Remarks made by South Korean President Moon Jae In during a TV appearance in November concerning the theory of “South Korea as the bulwark of Japan” have garnered considerable attention.
Moon’s comments came during the town hall-format program Dialogue with the People, after Seoul had announced its intention to unilaterally withdraw from the Japan-South Korea General Security of Military Information Agreement (GSOMIA). That move had led to a sharp increase in diplomatic tensions.
However, it was a bit surreal to hear Moon, a left-wing advocate of harmonious relations with North Korea, suddenly speaking in terms of the “defense bulwark theory,” a product of the Cold War period usually identified with the other end of the political spectrum.
This theory says, in a nutshell, that South Korea stands as a bulwark for Japan, protecting it against security threats from the North. In the past it was frequently used to emphasize the value of South Korea’s existence for Japan, and to justify Tokyo’s economic assistance to and cooperation with Seoul.
That argument proved very persuasive during the East-West Cold War era, when the former Soviet Union and China were eager to see communism expand from the north. Consequently, Japan and the United States together made great efforts to assist and cooperate with Seoul so that South Korea could enjoy stable development. The normalization of Tokyo-Seoul relations in 1965 and South Korea’s current state of development are two byproducts of that approach.
There was also the “Red Flag in Pusan (Busan)” theory that was quite similar to the “South Korea as Japan’s Bulwark” theory.” Reference to a red flag in the country’s major port city at the southern tip of the peninsula, in the region geographically closest to Japan, was meant to evoke the specter of the entire Korean Peninsula under a North Korean regime backed by Moscow and Beijing. The idea was that, if that nightmare were to come to pass, Japan itself would be directly threatened, and therefore assistance to South Korea was imperative in order to prevent such a possibility.
However, in his statements Moon twisted the meaning of these theories to his own purpose. He argued as follows: “South Korea plays the role of a bulwark for Japan’s defense. That, together with the ‘security umbrella’ provided by the United States, have allowed Japan to spend less to maintain its own security.”
Yet, curiously, Moon made absolutely no mention of what this bulwark was protecting Japan from, what the security threats in question were, or which countries constituted those threats.
In the past, South Korea was viewed as a bulwark against the “threats from the north” posed by the former Soviet Union (and now Russia), China, and North Korea. Does President Moon believe that still holds true?
The fact is that, at present, a steadily militarizing China and a North Korea possessing nuclear armaments pose direct security threats to Japan. But is a South Korea led by Moon really functioning as a bulwark defending Japan?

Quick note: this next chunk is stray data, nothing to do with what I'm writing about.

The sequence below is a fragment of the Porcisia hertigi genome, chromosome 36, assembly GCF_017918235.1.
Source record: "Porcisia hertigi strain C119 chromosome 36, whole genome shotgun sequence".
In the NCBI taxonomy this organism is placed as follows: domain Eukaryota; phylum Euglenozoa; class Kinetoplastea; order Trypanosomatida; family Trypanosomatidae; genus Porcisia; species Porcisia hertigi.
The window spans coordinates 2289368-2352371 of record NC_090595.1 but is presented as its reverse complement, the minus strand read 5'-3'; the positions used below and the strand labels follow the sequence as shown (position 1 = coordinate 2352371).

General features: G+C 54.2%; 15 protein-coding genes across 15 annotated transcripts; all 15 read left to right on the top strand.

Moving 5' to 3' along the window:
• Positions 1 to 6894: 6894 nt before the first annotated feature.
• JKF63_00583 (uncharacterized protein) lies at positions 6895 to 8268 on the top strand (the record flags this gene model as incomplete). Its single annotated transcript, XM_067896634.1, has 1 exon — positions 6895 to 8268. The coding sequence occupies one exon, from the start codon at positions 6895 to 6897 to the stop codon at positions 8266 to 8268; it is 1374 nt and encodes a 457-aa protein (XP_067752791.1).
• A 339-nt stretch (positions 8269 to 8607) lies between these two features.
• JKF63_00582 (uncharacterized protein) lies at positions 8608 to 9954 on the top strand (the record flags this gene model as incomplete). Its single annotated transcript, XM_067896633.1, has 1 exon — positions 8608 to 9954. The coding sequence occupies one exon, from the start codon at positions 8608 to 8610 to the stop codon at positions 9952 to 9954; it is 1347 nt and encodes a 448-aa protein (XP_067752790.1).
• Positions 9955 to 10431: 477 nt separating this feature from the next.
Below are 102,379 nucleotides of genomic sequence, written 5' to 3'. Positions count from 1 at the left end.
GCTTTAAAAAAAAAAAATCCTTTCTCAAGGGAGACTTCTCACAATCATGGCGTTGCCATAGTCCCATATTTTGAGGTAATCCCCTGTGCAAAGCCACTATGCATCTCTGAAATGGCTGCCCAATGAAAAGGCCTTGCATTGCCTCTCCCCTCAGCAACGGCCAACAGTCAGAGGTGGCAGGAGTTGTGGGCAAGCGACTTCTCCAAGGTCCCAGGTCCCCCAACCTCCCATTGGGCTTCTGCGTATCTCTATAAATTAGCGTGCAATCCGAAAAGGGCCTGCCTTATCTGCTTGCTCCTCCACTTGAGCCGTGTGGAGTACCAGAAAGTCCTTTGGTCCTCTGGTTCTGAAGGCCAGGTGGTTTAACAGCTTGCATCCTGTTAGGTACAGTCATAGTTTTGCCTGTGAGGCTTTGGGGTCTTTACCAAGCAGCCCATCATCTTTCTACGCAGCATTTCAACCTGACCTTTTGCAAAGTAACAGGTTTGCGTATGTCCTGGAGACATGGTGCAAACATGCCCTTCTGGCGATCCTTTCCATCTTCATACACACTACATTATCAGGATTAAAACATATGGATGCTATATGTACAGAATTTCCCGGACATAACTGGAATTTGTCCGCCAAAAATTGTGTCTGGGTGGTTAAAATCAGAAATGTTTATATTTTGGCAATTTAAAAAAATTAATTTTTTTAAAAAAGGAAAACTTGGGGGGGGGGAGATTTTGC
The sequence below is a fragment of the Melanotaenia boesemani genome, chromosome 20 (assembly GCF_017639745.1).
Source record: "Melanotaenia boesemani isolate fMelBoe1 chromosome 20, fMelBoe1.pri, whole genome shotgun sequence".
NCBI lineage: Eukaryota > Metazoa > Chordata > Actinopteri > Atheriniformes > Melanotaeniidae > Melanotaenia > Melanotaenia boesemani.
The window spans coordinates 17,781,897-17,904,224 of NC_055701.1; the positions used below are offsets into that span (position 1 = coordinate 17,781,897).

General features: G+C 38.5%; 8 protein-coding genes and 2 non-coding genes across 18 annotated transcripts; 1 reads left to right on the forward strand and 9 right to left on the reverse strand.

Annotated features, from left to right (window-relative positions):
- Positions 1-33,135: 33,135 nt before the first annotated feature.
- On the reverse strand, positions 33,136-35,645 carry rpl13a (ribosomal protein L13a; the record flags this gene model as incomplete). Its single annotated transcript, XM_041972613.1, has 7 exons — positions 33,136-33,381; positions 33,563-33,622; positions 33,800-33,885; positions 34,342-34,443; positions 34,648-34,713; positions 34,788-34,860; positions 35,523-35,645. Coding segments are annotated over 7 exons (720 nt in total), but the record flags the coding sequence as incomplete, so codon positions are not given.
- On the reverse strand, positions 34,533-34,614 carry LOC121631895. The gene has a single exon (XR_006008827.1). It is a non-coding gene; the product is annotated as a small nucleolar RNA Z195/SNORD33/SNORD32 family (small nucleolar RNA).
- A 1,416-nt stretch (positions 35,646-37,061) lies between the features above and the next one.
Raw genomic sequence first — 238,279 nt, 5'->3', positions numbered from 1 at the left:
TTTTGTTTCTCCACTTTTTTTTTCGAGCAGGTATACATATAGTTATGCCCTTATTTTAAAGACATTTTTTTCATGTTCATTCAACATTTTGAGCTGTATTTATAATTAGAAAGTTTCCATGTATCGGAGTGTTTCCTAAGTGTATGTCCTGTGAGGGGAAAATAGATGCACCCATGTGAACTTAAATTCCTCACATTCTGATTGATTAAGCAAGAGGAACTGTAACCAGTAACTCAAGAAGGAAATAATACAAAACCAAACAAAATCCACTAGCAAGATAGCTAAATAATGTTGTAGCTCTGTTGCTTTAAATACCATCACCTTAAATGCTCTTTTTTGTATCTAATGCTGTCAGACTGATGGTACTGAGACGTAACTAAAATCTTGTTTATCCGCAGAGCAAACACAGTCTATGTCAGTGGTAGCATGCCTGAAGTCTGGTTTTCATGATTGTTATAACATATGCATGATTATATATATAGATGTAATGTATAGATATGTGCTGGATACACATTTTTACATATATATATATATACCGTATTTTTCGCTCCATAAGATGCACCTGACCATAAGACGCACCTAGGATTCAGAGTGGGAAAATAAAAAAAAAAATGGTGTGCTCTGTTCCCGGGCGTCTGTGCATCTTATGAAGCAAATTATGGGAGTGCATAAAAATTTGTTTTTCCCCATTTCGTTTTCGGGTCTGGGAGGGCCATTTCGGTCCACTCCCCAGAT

Unless there is a shared sense of solidarity among the parties concerned, there can be no security bulwark under any name. However, South Korea’s recent anti-Japanese behavior does not accord with the image of a friendly bulwark. Consider: its intensifying military exercises on Takeshima (Dokto in Korean), an island with which it has a territorial dispute with Japan; the incident of a South Korean naval vessel training its fire-control radar on a Japanese maritime reconnaissance plane; Seoul’s refusal to allow Japanese naval vessels flying the Maritime Self-Defense Force flag (“rising sun flag”) to enter South Korean ports; and the threat to terminate GSOMIA.
President Moon seems to be playing a game of diplomatic sleight of hand. On the one hand, he is engaging in “smile diplomacy” with North Korea and China; on the other hand, for his own advantage, he is making use of the bulwark theory premised on the threats posed to Japan by North Korea and China.
But how is he going to explain his interpretation of the bulwark theory to Beijing and Pyongyang? While such a diplomatic strategy has certainly been used in the region in the past, it is not likely to instill trust in Seoul’s foreign policy.
In light of the geopolitical environment, without a doubt the Korean Peninsula and South Korea’s value for Japan in security terms are constants. That remains true, whether in the past, present, or future. Therefore, there is always room for considering the “South Korea as a bulwark” theory. However, each time it is brought up, it should be given careful thought in that particular context.
Right now, there is movement towards the improvement of Tokyo-Seoul relations. In fact, there is speculation that a December 24 Japan-South Korea summit meeting will take place. If that meeting comes to pass, I sincerely hope that the Japan side will take advantage of such an opportunity to query President Moon as to his true motives in raising the “bulwark theory.”
(Click here to read the article in its original Japanese.)
Author: Katsuhiro Kuroda
Katsuhiro Kuroda is The Sankei Shimbun’s Seoul-based special visiting editorial writer.